By Dale King
The names Jerry Leiber and Mike Stoller are not necessarily household monikers in today’s pop music or theatrical worlds. But switch over to an oldies station, or check out an AM radio channel’s Top 40 list from 50-plus years ago and you’ll find lots of Leiber and Stoller works – ballads, novelty tunes, R&B, pop, jazz, and, most notably, rock & roll.
Working in the cluttered offices of the Brill Building in Manhattan, the duo crafted more than 70 songs during a 60-year collaboration. Their bounty of exceptional work is being celebrated through mid-January in Smokey Joe’s Café, a musical revue at the Broward Stage Door Theatre in Margate.
The show features 39 Leiber and Stoller songs – most of them instantly recognizable hits, along with a few that aren’t quite as familiar, but are nonetheless fine examples of what the writing team could do with their talent and versatility.
“This is my third production of ‘Smokey Joe’s Café’ and I don’t think I’ll ever tire of it,” said Kevin Black, director and choreographer. “I’m very fortunate to have found an incredibly talented cast that continues to impress me every day.”
The show includes such fine vocalists as Kat Gold – whose booming voice brought down the house a few months ago in Saturday Night Fever; Andre Russell and Charisse Shields, fresh from Stage Door’s exceptional production of Dreamgirls – along with Stephanie LoVerde, Austin Rivers, Michael Schneider, Aili Venho and Nethaneel Williams.
The cast melds voices with fine flair for ensemble tunes and stands out with grace and class for solos. With nary a visible seam, they make their moves backstage to change into colorful costumes, gowns and tuxes for the variety of songs spanning a gamut of genres and a bevy of performers.
Smokey Joe’s Café was conceived by Stephen Helper, Jack Viertel and Otis Sallid. The musical debuted in Los Angeles and moved to Broadway, racking up more than 2,000 performances from the mid-1990s to 2000.
Even the tune, “Smokey Joe’s Café,” was written by Leiber and Stoller, but is not performed in its entirety in the show. That song was a hit for The Robins in 1955, and was later covered by Buddy Holly. It shows up for just a few bars as a transition from “Teach Me How to Shimmy” to “Loving You.”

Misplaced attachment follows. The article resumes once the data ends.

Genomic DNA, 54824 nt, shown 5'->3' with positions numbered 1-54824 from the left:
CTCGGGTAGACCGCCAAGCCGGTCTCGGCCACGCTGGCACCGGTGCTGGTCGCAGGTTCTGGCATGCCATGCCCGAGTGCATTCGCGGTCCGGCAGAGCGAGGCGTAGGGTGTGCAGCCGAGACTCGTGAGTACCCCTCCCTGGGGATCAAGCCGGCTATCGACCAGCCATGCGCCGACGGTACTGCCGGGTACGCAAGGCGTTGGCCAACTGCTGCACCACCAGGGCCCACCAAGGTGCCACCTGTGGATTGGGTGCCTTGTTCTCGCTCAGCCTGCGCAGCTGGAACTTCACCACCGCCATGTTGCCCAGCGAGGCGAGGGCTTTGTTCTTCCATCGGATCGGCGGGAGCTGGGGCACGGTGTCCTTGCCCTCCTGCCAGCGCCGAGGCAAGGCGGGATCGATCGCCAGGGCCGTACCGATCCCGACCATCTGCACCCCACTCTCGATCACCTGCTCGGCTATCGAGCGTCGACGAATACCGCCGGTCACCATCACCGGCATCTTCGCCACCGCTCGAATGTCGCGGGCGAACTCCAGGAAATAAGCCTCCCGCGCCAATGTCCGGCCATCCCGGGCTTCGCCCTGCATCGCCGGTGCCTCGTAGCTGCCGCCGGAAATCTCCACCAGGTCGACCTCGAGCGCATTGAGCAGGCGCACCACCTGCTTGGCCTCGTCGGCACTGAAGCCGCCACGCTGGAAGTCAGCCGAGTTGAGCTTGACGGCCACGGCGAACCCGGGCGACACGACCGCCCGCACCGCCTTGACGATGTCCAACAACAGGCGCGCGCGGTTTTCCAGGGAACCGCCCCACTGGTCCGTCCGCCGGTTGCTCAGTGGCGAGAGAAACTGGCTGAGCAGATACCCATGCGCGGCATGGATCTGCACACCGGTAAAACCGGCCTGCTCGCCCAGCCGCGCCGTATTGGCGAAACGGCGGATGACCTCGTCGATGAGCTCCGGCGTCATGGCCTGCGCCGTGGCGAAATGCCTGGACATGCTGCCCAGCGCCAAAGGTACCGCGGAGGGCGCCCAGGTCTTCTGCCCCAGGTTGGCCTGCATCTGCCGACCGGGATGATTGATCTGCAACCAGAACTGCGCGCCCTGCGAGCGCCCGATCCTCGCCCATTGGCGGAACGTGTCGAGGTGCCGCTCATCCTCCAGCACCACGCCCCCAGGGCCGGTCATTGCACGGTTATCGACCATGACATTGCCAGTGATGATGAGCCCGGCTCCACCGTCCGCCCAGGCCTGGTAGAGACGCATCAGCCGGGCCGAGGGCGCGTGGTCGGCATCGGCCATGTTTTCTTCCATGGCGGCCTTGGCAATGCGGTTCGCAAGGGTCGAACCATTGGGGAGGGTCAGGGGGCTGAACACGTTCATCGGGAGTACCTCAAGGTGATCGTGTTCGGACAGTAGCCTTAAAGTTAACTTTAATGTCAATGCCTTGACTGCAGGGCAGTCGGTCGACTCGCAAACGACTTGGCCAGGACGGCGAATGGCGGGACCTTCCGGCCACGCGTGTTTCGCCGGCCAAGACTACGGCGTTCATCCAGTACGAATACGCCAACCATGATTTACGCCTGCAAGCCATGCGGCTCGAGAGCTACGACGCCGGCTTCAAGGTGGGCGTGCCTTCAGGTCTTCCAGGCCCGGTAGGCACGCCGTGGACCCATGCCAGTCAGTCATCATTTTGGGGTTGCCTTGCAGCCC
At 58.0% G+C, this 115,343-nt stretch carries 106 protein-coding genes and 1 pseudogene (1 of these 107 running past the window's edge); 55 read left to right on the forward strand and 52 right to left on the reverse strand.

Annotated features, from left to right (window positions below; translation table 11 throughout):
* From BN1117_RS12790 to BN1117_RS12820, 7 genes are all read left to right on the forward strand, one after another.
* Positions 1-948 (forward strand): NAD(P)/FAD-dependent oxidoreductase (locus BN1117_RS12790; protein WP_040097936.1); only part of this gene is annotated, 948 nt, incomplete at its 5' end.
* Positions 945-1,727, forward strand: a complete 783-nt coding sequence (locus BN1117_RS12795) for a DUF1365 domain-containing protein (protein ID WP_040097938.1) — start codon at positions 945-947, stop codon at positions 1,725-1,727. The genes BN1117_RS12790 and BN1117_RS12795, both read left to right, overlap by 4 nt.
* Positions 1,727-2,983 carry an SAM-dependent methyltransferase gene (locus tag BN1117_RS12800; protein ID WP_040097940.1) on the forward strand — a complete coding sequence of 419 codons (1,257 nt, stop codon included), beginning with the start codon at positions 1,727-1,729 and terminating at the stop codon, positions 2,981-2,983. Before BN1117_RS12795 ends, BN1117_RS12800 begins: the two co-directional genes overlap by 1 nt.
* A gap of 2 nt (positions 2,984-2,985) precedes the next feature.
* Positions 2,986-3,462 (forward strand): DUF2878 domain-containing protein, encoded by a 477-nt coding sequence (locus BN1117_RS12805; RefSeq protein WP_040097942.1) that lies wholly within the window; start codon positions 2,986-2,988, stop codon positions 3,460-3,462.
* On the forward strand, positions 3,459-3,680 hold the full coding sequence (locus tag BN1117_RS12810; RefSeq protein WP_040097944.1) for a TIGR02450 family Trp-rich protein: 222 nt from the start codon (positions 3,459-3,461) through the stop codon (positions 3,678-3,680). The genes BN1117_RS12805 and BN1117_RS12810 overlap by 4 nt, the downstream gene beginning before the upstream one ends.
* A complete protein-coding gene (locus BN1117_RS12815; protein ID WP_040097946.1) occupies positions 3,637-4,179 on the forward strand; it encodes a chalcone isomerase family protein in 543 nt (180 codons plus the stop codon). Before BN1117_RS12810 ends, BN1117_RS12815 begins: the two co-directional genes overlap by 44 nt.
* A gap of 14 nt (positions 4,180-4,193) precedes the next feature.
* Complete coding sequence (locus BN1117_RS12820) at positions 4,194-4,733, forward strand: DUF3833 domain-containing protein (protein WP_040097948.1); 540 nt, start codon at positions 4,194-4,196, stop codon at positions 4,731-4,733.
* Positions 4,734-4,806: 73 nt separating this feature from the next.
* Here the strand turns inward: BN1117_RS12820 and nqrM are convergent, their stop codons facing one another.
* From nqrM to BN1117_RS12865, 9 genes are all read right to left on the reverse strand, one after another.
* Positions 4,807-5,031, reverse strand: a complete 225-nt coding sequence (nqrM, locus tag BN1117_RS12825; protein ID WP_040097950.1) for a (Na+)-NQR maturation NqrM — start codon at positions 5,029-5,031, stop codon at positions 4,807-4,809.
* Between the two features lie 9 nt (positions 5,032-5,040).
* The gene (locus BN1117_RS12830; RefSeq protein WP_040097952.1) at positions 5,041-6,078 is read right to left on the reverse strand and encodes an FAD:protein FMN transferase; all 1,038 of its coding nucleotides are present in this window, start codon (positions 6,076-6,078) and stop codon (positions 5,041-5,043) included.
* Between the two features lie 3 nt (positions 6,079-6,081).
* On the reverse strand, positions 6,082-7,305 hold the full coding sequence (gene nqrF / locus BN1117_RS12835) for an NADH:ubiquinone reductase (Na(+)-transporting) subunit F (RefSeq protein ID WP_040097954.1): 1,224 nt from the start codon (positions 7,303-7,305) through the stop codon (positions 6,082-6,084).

Don’t go to the show expecting a plot. One tune follows another with no particular rhyme or reason and no dialogue. There is one common thread – a lyric reprised several times telling of the songs that everyone played “when we were in the neighborhood.”
The music bounces around a lot. Everyone joins voices for “Stand by Me,” then lays down some floorshow smooth for Drifters songs such as “There Goes My Baby,” “Dance With Me” and “On Broadway.”
The Coasters get the full fun treatment by Williams and the Boys, doing “Poison Ivy” and Russell and the Boys performing “Young Blood.” Everyone’s on board for “Yakety Yak” and “Charlie Brown.”
Don’t forget that Leiber and Stoller wrote more than 20 songs for Elvis Presley. Gold gets the gold star for wailing “Hound Dog” – not the sanitized Elvis version, but the original 1953 rendition that was a hit for Big Mama Thornton.
As the show gets rolling, the singers really camp it up. Shields turns “Don Juan” into a skit about a woman who dumps her man because “he ain’t got no money.” The Boys sing and do some eye-popping looks for “Little Egypt,” a stripper with charms that only the audience can imagine.
The Girls get their time on stage, too, and use it well. They power-sing the feminist anthem, “I’m a Woman.” LoVerde is out front with “Falling” and Shields joins her for a bluesy take on “Trouble” that may as well be a bump-and-grind.
Lieber and Stoller wrote “I (Who have Nothing),” the Tom Jones torch song vocalized by Rivers. And if you check the notes, you’ll find that “Spanish Harlem” was actually written by Jerry Lieber and Phil Spector – and sung with fine accompanying dance steps by Williams and Shields.
On-stage performers get plenty of help from the backstage crew. Musical director Michael Friedman is an ace on the piano and keeps the melodies flowing. Costume designer Jerry Sturdefant has turned out some fine outfits, from tuxes and tails to short purple skirts paired with suspenders that sparkle in the stage lighting.
Smokey Joe’s Café runs through Jan. 14 at the Broward Stage Door Theatre, 8036 Sample Road, Margate. Tickets are $48. (Student prices are also available with valid ID). Tickets can be purchased by calling 954-344-7765 or going online to www.stagedoorfl.org.